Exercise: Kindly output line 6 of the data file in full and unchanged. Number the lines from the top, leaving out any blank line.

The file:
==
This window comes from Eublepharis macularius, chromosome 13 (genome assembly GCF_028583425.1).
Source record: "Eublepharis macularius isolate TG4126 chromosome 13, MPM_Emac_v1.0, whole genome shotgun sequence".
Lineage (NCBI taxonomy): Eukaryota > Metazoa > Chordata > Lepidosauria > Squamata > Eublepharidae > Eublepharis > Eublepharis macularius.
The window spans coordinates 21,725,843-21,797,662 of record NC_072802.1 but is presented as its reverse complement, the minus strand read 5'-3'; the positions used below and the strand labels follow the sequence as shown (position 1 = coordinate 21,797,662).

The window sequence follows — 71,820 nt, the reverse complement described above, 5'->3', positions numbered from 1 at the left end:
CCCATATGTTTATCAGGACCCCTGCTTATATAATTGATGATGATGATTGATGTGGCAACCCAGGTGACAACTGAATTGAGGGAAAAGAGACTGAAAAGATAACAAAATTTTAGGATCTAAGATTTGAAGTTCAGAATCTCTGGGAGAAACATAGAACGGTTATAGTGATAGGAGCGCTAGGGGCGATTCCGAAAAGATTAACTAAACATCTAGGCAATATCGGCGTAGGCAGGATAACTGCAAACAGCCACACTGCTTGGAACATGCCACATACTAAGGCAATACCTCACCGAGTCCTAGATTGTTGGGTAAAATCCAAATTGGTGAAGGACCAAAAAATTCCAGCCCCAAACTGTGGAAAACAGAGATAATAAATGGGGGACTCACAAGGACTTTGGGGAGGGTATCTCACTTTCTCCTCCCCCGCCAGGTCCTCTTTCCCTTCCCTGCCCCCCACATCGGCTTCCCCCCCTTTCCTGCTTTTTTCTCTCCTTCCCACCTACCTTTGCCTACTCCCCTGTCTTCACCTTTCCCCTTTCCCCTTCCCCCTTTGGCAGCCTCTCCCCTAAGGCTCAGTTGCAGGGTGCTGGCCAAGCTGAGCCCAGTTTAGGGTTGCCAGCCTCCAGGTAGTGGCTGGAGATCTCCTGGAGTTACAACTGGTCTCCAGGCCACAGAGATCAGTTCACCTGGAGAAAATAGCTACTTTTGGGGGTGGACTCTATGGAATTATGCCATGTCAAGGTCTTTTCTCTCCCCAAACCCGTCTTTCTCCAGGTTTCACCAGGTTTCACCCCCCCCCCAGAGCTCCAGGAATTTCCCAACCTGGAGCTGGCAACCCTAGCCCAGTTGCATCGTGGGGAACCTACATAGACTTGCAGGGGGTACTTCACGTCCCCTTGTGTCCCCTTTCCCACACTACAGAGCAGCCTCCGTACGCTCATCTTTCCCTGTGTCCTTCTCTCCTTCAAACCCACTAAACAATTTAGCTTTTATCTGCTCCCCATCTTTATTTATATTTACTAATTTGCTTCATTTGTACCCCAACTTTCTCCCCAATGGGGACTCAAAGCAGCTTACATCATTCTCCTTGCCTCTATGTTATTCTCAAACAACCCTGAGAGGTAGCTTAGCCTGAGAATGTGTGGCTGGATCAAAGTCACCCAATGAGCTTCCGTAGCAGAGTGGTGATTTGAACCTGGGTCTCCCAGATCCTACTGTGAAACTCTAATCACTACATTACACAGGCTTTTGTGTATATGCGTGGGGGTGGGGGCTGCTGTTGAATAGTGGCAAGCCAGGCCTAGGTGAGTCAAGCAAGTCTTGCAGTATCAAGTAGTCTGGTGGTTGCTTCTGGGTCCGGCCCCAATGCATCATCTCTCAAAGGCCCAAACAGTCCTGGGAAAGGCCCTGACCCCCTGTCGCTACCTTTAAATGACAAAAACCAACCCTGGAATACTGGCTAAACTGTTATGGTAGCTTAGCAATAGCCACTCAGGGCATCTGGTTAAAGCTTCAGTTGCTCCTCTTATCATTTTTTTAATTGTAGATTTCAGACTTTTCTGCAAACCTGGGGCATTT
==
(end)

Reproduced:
CCCATATGTTTATCAGGACCCCTGCTTATATAATTGATGATGATGATTGATGTGGCAACCCAGGTGACAACTGAATTGAGGGAAAAGAGACTGAAAAGATAACAAAATTTTAGGATCTAAGATTTGAAGTTCAGAATCTCTGGGAGAAACATAGAACGGTTATAGTGATAGGAGCGCTAGGGGCGATTCCGAAAAGATTAACTAAACATCTAGGCAATATCGGCGTAGGCAGGATAACTGCAAACAGCCACACTGCTTGGAACATGCCACATACTAAGGCAATACCTCACCGAGTCCTAGATTGTTGGGTAAAATCCAAATTGGTGAAGGACCAAAAAATTCCAGCCCCAAACTGTGGAAAACAGAGATAATAAATGGGGGACTCACAAGGACTTTGGGGAGGGTATCTCACTTTCTCCTCCCCCGCCAGGTCCTCTTTCCCTTCCCTGCCCCCCACATCGGCTTCCCCCCCTTTCCTGCTTTTTTCTCTCCTTCCCACCTACCTTTGCCTACTCCCCTGTCTTCACCTTTCCCCTTTCCCCTTCCCCCTTTGGCAGCCTCTCCCCTAAGGCTCAGTTGCAGGGTGCTGGCCAAGCTGAGCCCAGTTTAGGGTTGCCAGCCTCCAGGTAGTGGCTGGAGATCTCCTGGAGTTACAACTGGTCTCCAGGCCACAGAGATCAGTTCACCTGGAGAAAATAGCTACTTTTGGGGGTGGACTCTATGGAATTATGCCATGTCAAGGTCTTTTCTCTCCCCAAACCCGTCTTTCTCCAGGTTTCACCAGGTTTCACCCCCCCCCCAGAGCTCCAGGAATTTCCCAACCTGGAGCTGGCAACCCTAGCCCAGTTGCATCGTGGGGAACCTACATAGACTTGCAGGGGGTACTTCACGTCCCCTTGTGTCCCCTTTCCCACACTACAGAGCAGCCTCCGTACGCTCATCTTTCCCTGTGTCCTTCTCTCCTTCAAACCCACTAAACAATTTAGCTTTTATCTGCTCCCCATCTTTATTTATATTTACTAATTTGCTTCATTTGTACCCCAACTTTCTCCCCAATGGGGACTCAAAGCAGCTTACATCATTCTCCTTGCCTCTATGTTATTCTCAAACAACCCTGAGAGGTAGCTTAGCCTGAGAATGTGTGGCTGGATCAAAGTCACCCAATGAGCTTCCGTAGCAGAGTGGTGATTTGAACCTGGGTCTCCCAGATCCTACTGTGAAACTCTAATCACTACATTACACAGGCTTTTGTGTATATGCGTGGGGGTGGGGGCTGCTGTTGAATAGTGGCAAGCCAGGCCTAGGTGAGTCAAGCAAGTCTTGCAGTATCAAGTAGTCTGGTGGTTGCTTCTGGGTCCGGCCCCAATGCATCATCTCTCAAAGGCCCAAACAGTCCTGGGAAAGGCCCTGACCCCCTGTCGCTACCTTTAAATGACAAAAACCAACCCTGGAATACTGGCTAAACTGTTATGGTAGCTTAGCAATAGCCACTCAGGGCATCTGGTTAAAGCTTCAGTTGCTCCTCTTATCATTTTTTTAATTGTAGATTTCAGACTTTTCTGCAAACCTGGGGCATTT